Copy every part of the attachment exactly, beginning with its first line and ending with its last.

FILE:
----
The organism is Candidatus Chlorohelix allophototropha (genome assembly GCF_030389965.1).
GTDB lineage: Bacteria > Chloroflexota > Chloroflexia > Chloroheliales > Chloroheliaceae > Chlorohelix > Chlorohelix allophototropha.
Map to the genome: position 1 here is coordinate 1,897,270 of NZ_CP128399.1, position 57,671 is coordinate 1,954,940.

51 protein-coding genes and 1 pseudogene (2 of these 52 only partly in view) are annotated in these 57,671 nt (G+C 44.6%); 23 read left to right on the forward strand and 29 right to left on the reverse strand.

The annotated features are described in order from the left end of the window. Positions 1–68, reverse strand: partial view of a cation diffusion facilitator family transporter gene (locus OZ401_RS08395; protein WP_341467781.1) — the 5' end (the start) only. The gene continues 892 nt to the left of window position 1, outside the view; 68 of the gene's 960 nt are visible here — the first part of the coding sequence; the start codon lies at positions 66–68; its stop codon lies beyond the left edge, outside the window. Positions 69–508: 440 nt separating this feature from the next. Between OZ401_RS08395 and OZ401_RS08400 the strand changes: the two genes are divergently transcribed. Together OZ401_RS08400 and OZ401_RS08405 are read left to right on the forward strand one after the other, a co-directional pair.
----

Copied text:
The organism is Candidatus Chlorohelix allophototropha (genome assembly GCF_030389965.1).
GTDB lineage: Bacteria > Chloroflexota > Chloroflexia > Chloroheliales > Chloroheliaceae > Chlorohelix > Chlorohelix allophototropha.
Map to the genome: position 1 here is coordinate 1,897,270 of NZ_CP128399.1, position 57,671 is coordinate 1,954,940.

51 protein-coding genes and 1 pseudogene (2 of these 52 only partly in view) are annotated in these 57,671 nt (G+C 44.6%); 23 read left to right on the forward strand and 29 right to left on the reverse strand.

The annotated features are described in order from the left end of the window. Positions 1–68, reverse strand: partial view of a cation diffusion facilitator family transporter gene (locus OZ401_RS08395; protein WP_341467781.1) — the 5' end (the start) only. The gene continues 892 nt to the left of window position 1, outside the view; 68 of the gene's 960 nt are visible here — the first part of the coding sequence; the start codon lies at positions 66–68; its stop codon lies beyond the left edge, outside the window. Positions 69–508: 440 nt separating this feature from the next. Between OZ401_RS08395 and OZ401_RS08400 the strand changes: the two genes are divergently transcribed. Together OZ401_RS08400 and OZ401_RS08405 are read left to right on the forward strand one after the other, a co-directional pair.